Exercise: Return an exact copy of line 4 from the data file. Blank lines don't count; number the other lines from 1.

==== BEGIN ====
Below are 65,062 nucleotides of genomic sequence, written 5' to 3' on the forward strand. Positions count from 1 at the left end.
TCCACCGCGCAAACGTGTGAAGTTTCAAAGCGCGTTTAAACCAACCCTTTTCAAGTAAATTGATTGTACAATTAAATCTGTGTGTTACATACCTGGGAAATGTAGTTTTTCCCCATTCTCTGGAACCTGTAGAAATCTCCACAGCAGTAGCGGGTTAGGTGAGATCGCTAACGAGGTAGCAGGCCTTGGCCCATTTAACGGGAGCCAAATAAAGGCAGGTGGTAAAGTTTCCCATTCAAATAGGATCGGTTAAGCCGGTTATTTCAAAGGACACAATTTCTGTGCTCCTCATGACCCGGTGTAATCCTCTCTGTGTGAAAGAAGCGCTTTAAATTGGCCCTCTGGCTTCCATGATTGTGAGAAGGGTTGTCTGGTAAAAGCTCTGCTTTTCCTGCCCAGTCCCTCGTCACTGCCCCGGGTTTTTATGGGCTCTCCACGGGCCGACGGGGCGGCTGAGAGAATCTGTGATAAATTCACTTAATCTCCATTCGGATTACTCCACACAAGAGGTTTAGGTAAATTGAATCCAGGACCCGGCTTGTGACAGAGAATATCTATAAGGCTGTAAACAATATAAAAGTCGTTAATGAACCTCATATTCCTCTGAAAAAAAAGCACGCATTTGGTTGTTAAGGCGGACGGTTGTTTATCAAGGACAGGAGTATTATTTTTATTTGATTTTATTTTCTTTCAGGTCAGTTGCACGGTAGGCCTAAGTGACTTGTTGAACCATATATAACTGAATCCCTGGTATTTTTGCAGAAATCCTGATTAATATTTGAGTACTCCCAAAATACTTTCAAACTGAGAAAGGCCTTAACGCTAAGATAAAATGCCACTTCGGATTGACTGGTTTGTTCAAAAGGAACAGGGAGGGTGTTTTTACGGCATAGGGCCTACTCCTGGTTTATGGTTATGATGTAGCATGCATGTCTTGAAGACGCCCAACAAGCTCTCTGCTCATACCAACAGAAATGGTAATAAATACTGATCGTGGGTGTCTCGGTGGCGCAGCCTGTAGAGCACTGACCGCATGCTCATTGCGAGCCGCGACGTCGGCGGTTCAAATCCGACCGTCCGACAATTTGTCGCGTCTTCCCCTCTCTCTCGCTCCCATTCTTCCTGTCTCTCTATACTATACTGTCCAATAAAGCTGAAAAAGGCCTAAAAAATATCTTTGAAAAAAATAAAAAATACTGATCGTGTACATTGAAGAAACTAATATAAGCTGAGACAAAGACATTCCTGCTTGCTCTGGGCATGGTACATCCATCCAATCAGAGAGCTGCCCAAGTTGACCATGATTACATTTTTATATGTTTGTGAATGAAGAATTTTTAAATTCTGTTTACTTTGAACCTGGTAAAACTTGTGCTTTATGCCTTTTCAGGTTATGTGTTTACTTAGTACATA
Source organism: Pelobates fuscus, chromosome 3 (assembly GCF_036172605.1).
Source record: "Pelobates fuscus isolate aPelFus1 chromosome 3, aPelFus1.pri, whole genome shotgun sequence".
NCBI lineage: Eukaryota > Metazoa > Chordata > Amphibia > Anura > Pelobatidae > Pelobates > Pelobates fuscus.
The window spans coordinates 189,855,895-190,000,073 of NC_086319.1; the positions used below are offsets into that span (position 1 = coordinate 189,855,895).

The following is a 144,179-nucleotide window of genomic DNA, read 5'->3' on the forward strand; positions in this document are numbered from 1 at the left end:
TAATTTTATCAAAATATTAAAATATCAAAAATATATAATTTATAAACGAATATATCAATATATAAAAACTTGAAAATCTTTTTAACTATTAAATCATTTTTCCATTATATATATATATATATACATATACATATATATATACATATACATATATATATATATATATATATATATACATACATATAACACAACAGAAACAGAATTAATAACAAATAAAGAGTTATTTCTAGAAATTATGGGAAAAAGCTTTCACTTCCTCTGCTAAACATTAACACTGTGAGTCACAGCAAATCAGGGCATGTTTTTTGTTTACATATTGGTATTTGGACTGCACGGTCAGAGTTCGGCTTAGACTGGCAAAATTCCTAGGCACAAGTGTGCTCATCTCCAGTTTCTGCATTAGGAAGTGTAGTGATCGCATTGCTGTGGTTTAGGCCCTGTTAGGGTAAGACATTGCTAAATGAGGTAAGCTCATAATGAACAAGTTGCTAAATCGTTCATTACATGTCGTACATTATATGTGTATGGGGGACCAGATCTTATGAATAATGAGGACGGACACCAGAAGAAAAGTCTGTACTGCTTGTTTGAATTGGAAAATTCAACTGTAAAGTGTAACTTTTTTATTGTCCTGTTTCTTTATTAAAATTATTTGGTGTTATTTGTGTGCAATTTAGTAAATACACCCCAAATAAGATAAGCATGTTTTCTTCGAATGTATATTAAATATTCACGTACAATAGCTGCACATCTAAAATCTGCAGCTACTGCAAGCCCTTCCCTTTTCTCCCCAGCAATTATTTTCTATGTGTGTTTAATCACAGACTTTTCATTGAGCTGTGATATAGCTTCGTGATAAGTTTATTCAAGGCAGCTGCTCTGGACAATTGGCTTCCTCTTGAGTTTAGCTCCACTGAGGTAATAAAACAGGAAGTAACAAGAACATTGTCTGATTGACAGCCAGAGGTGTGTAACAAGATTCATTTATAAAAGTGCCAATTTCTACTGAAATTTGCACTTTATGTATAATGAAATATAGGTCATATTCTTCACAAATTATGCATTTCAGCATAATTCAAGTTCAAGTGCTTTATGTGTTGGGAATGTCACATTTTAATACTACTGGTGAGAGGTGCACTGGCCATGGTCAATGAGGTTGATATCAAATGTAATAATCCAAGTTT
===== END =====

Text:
Source record: "Pelobates fuscus isolate aPelFus1 chromosome 3, aPelFus1.pri, whole genome shotgun sequence".